We as writers and especially novelists get to write pretty much what we want.  Once a publisher gets your work, it will usually change in subtle ways.  This isn’t bad.  The publisher and your publisher’s editors are looking to improve your work and make it more acceptable to their market.  This is only natural.  In almost every case, I’ve found my publisher’s editor’s changes and questions to change very helpful and improvements to the manuscript.  Not every author will feel this way, but to get published, you will need to reach an agreement with your publisher on changes and edits.  Usually, this doesn’t affect creativity.

The reason your publisher picked up your work was because they liked your theme, plot, premise, and protagonist.  They also liked your worldview.  The part of worldview that affected creativity was back in the development stage of your novel.  In any case, you will usually need to adjust your worldview and the worldview of your novel to some degree to meet the desires of your publisher and publisher’s editor.  There is another part to worldview and creativity.

Your worldview significantly affects your creativity.  How you see the world results in your novels and your creative ideas.  In general, you need to see the world in a way that is similar to a large portion of your audience.  This also means, if your worldview is too much like popular culture (TV, movies, and other mass media), you likely might not be able to relate to your audience very well.  Think book culture.

Book culture is pretty broad, but it is relatively conservative.  I don’t mean that politically or purely socially.  The worldview of your audience is also the worldview of the popular novels.  You can write stuff like Harry Potty and sparkly vampires, but notice, when the authors got off script outside their books, it didn’t help their books at all.  It called into question much of their writing.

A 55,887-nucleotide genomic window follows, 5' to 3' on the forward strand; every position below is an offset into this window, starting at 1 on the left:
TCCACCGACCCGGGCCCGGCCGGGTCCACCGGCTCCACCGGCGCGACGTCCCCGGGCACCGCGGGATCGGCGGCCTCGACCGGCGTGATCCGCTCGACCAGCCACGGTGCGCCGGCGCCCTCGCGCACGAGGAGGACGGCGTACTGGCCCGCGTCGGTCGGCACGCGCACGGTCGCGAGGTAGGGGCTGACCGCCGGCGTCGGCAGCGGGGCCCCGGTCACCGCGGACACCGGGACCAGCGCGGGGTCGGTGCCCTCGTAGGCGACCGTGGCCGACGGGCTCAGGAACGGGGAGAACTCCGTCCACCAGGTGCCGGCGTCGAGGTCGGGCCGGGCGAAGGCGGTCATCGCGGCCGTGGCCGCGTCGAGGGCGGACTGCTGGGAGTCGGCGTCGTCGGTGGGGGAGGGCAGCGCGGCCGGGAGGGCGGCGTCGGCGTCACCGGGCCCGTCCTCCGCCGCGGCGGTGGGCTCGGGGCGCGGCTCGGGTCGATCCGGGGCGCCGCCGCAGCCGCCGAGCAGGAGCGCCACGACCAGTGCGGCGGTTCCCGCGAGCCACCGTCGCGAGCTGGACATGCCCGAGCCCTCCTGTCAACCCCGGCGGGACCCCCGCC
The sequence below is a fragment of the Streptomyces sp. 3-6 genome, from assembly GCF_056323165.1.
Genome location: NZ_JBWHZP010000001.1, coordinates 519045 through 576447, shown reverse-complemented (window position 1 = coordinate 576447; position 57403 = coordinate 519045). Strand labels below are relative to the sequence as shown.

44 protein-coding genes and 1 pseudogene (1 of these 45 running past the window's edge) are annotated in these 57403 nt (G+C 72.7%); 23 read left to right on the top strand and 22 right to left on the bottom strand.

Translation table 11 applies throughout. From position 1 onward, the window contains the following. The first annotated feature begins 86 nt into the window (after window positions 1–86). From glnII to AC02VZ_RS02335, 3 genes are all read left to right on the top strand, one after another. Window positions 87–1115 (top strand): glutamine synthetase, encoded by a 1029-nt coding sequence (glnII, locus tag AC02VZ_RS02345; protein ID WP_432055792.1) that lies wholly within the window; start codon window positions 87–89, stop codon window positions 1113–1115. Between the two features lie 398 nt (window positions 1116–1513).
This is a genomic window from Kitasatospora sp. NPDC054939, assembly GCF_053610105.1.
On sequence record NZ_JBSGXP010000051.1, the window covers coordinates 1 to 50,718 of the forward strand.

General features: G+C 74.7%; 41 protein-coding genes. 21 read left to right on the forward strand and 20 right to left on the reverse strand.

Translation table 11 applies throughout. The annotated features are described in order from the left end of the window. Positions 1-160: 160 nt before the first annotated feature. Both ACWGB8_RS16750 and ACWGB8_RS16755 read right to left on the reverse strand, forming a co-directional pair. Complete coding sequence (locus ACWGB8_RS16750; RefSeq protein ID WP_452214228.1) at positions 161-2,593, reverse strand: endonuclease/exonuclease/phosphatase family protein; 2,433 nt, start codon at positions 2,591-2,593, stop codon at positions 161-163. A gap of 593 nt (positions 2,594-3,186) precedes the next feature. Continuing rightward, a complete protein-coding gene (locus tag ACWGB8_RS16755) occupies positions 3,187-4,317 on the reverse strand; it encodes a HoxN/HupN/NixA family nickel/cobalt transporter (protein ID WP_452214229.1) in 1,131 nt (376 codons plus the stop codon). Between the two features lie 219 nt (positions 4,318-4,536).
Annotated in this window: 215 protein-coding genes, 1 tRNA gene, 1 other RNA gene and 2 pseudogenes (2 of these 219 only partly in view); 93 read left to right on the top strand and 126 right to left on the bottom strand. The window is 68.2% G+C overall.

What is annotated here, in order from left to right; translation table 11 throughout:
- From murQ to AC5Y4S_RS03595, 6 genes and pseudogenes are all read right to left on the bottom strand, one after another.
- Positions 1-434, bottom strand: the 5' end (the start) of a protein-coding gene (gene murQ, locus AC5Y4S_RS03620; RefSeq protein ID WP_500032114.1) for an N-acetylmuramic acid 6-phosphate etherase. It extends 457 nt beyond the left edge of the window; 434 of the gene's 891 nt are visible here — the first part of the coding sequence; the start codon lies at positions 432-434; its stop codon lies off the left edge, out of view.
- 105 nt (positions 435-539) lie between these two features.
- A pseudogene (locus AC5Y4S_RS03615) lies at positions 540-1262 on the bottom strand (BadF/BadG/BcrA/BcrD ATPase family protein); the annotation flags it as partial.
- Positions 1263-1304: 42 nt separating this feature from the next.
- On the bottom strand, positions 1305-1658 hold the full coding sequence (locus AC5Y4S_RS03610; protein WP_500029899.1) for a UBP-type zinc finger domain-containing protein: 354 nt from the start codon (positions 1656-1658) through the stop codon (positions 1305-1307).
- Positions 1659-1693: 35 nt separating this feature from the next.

Look carefully at most popular modern writing.  It is pretty tame culturally, socially, and generally.  Novels at the extremes get cast into genre extremes and never come up for air.  Novels are written for a very general audience.  My publisher didn’t allow cursing in English, but didn’t mind it in foreign languages.  The point was to appeal to the broadest audience possible.  They expanded or contracted my worldview however you want to look at it.  All publishers do this.  I suspect some genre publishers insist their writers increase their cursing to the maximum extent possible.  You can see how this would significantly contract the audience.

In any case, I recommend working from a general worldview and keeping the focus of your novels on the plot, theme, and characters at hand.  For example, if you aren’t writing a political novel, keep politics out of it or appeal generally to the politics.  I like to make jokes about it.  Keep controversy out of your novels unless they deal specifically with controversy.  The point is to keep the novel broad for your audience.  On the other hand, if you are writing for a genre or very specific publisher or audience, crunch your worldview down to the point that your audience or publisher wants.  That’s also where your creativity gets crunched.    

The beginning of creativity is study and effort.  We can use this to extrapolate to creativity.  In addition, we need to look at recording ideas and working with ideas.    
More tomorrow.

For more information, you can visit my author site, and my individual novel websites:

fiction, theme, plot, story, storyline, character development, scene, setting, conversation, novel, book, writing, information, study, marketing, tension, release, creative, idea, logic